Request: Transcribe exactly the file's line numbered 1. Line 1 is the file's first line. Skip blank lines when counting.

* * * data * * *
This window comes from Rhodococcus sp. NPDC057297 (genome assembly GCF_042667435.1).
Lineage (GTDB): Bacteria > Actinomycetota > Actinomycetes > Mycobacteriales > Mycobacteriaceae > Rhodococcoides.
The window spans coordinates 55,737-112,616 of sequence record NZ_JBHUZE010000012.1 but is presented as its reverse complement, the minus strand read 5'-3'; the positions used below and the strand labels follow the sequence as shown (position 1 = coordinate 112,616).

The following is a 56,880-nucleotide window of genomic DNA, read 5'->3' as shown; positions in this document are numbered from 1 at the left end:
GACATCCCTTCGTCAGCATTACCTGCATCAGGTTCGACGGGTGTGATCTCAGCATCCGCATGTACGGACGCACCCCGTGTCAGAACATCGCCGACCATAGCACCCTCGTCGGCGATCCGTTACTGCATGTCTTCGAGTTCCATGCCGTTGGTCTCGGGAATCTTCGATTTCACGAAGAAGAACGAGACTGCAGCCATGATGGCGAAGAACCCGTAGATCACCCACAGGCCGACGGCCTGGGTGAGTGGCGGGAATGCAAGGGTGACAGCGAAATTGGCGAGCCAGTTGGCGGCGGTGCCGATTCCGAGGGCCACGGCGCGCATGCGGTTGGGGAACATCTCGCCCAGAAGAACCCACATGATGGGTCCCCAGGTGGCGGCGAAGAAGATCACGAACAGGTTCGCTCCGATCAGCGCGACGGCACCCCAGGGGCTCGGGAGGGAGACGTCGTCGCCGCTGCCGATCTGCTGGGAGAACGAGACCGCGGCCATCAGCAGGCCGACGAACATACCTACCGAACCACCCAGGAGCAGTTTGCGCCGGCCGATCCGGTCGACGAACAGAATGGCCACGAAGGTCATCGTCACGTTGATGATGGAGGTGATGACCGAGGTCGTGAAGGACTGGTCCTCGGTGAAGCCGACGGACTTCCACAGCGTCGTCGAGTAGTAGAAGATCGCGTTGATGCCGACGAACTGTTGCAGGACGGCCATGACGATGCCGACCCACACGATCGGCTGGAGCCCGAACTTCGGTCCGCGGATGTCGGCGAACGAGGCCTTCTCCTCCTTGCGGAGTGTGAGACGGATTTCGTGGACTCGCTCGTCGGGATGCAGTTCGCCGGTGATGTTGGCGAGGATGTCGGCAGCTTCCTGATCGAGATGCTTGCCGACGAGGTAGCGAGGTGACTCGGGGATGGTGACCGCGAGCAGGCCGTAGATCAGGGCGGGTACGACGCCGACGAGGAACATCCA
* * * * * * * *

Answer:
This window comes from Rhodococcus sp. NPDC057297 (genome assembly GCF_042667435.1).